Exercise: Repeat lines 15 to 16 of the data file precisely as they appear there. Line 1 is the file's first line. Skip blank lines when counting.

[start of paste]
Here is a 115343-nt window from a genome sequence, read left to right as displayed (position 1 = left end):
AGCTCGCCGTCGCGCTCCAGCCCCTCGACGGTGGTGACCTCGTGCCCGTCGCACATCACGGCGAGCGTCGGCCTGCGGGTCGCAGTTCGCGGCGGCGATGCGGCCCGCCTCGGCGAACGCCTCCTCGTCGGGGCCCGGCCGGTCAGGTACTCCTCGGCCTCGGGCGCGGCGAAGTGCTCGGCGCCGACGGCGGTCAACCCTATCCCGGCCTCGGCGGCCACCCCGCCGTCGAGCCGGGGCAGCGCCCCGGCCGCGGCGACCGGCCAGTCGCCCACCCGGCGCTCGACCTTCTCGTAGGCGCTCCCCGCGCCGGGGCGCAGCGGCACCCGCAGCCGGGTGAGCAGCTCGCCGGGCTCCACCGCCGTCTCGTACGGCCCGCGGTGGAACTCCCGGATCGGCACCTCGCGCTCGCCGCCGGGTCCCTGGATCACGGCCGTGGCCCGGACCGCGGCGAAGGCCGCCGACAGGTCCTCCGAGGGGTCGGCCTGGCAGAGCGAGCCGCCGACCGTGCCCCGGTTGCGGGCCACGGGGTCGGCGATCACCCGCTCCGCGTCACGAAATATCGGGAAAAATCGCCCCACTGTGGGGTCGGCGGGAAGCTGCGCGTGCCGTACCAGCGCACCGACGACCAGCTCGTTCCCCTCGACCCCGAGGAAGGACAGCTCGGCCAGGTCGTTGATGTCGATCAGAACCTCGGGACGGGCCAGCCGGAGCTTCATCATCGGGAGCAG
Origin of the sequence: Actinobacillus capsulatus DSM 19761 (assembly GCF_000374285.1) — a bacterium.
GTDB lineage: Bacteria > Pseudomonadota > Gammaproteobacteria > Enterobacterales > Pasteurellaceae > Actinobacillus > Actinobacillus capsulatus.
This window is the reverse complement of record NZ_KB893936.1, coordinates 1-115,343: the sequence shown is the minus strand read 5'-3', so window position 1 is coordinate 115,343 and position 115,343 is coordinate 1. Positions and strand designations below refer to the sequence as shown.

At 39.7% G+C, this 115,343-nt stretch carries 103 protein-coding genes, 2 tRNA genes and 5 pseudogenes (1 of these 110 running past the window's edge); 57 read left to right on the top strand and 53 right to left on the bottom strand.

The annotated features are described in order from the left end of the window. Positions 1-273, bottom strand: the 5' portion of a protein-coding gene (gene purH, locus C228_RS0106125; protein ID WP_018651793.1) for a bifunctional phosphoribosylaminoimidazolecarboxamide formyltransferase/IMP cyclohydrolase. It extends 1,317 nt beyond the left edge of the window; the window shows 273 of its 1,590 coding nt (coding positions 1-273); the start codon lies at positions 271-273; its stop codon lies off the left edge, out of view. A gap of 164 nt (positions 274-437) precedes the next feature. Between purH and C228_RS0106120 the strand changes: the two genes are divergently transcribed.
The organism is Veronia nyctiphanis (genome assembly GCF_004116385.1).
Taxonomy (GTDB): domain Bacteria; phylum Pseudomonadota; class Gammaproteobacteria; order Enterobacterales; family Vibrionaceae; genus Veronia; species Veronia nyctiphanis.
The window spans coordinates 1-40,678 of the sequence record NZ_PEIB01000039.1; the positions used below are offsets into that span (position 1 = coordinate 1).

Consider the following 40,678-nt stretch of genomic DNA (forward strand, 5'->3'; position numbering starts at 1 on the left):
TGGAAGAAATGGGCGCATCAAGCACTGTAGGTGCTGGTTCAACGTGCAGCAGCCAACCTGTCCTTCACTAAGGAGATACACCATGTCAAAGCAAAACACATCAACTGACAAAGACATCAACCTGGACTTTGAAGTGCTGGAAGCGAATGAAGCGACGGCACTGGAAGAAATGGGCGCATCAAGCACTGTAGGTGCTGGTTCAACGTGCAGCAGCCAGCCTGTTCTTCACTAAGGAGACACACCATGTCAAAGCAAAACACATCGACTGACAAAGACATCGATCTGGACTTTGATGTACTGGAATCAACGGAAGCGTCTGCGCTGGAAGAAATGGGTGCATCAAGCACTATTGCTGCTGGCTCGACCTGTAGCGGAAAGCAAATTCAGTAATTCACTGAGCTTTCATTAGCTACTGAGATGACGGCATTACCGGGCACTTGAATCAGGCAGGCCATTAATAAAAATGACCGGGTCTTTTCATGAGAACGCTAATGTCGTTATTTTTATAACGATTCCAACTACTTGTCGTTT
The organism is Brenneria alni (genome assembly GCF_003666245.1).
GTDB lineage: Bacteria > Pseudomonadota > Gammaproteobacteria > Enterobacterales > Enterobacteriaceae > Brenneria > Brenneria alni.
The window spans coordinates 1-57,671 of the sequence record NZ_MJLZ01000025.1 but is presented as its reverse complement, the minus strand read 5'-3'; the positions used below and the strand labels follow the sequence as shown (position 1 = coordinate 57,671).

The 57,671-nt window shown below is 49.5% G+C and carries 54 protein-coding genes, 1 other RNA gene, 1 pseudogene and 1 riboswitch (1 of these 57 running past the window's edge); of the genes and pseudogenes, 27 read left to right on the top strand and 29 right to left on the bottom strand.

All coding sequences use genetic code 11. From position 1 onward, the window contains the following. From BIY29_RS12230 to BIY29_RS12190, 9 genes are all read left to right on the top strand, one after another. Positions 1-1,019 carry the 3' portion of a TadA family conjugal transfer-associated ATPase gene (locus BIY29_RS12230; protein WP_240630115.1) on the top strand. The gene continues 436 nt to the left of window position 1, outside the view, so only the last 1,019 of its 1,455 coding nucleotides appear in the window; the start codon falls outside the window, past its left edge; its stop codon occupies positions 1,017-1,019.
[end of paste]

The window spans coordinates 1-57,671 of the sequence record NZ_MJLZ01000025.1 but is presented as its reverse complement, the minus strand read 5'-3'; the positions used below and the strand labels follow the sequence as shown (position 1 = coordinate 57,671).

The 57,671-nt window shown below is 49.5% G+C and carries 54 protein-coding genes, 1 other RNA gene, 1 pseudogene and 1 riboswitch (1 of these 57 running past the window's edge); of the genes and pseudogenes, 27 read left to right on the top strand and 29 right to left on the bottom strand.